Deferred annuities

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Related to Deferred annuities: Fixed annuities, Variable annuities, Immediate Annuities

Deferred annuities

Tax-advantaged life insurance products. Deferred annuities offer deferral of taxes with the option of withdrawing one's funds in the form of a life annuity.
Copyright © 2012, Campbell R. Harvey. All Rights Reserved.

Deferred Annuity

An annuity in which the annuitant does not begin to receive payments until some future date. A deferred annuity has two phases: a savings phase and an income phase. During the savings phase, the annuitant places money into the annuity, which invests it on behalf of the annuitant. In the income phase, the annuitant receives payments. It is important to note that a deferred annuity is not taxed until the income phase begins. It also pays a death benefit to the survivor(s) of the annuitant. Nearly all retirement plans are deferred annuities. See also: IRA, 401(k).

Tax-Deferred Annuity

A retirement plan in which an employee makes tax-deferred contributions from his/her pre-tax income. The employee is not taxed on the contribution until he/she begins to make withdrawals after retirement. Strictly speaking, a 401(k) is a tax-deferred annuity, but the term especially applies to a 403(b) plan, which is directed at teachers and employees of tax-exempt organizations, such as charities or churches.
Farlex Financial Dictionary. © 2012 Farlex, Inc. All Rights Reserved
References in periodicals archive ?
The effect of the PPA rules regarding combination annuity/Q-LTC products is to clarify that inside buildup of deferred annuities may be paid tax-free as qualified LTC insurance, Adney said.
However, I believe the behavioral reasons cited above will continue to keep immediate annuity sales and annuitization of existing deferred annuities in check.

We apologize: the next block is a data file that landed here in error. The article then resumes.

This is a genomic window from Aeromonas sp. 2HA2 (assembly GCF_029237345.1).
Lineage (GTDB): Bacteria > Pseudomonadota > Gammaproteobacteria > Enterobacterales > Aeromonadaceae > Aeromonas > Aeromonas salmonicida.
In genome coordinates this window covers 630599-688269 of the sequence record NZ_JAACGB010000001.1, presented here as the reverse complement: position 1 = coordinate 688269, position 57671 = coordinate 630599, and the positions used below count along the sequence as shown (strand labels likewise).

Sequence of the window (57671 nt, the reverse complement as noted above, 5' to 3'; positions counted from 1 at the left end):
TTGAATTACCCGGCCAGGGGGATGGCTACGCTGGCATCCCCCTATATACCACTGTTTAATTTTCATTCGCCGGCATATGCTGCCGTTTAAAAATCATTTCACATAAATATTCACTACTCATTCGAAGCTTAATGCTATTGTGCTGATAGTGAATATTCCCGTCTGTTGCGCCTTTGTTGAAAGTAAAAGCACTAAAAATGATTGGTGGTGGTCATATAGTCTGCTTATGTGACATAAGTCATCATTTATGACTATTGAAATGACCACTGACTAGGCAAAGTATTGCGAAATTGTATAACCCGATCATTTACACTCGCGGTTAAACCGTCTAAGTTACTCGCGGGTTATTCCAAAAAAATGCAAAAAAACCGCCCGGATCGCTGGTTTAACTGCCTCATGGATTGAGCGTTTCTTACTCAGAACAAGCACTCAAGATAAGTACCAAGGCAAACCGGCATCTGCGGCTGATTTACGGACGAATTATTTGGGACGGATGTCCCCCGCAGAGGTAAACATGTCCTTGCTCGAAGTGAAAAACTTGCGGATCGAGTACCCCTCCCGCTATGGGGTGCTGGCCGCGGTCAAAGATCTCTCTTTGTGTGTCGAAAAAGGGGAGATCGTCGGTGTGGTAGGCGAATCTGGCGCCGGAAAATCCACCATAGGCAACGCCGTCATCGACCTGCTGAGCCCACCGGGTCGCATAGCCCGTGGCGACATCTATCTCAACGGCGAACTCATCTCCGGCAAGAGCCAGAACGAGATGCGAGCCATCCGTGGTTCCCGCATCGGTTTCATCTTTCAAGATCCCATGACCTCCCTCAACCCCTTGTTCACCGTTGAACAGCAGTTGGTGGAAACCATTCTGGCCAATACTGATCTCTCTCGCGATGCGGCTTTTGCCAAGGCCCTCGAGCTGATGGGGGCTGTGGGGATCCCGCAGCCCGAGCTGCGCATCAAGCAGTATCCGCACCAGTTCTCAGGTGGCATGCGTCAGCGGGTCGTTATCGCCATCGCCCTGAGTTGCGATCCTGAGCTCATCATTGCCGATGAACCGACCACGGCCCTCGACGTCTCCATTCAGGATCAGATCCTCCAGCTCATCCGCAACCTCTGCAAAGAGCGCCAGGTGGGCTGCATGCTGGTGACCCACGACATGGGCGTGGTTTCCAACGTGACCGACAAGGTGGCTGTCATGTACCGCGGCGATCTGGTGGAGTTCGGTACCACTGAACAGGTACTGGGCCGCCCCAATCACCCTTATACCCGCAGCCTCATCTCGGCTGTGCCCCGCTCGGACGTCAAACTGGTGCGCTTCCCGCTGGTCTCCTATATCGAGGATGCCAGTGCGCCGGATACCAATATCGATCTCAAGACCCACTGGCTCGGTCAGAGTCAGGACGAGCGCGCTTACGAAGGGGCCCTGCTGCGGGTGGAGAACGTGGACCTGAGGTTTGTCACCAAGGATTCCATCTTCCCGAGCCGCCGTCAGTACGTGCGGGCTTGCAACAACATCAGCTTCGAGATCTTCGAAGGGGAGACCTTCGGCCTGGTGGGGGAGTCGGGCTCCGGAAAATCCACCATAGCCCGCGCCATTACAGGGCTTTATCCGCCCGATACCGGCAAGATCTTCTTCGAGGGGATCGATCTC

Spencer said deferred annuities had grown "phenomenally" in the last decade and now were coming under regulatory scrutiny.
Variable deferred annuities were quite straightforward when they started to make a splash in the financial markets back in the latter part of the 1980s.
Concern developed that deferred annuities were being used more as short-term tax shelters than as the retirement vehicles the federal government intended them to be.
It has become virtually accepted wisdom for many, despite the facts that: (a) it ignores the huge differences that exist between immediate and deferred annuities and between the fixed and variable varieties of the latter; and (b) the arguments most commonly made in its support are grievously and obviously flawed.
Swanson filed the Minnesota suit in connection with allegations that Allianz Life had sold deferred annuities to Minnesota senior citizens without first determining whether the annuities were suitable investments for the seniors.
Such contracts were defined as individual deferred annuities, the underlying assets of which are held in the general account and the values of which are subject to an MVA unless held for guarantee periods that are specified in the contract.
Many proponents of deferred annuities point to tax-deferral as a great advantage of these instruments.
* A 73-year old widow puts most of her $75,000 savings into deferred annuities. When she needs to pay for urgent dental work and home repairs, she is unable to access these funds or annuitize the contracts without significant surrender charges.
Sales of fixed rate deferred annuities also plummeted in the fourth quarter to $5.9 billion from $7.4 billion, a 20 percent dip.
One is the growing trend to impose heightened "suitability" requirements before deferred annuities can be sold to senior citizens--to protect the seniors.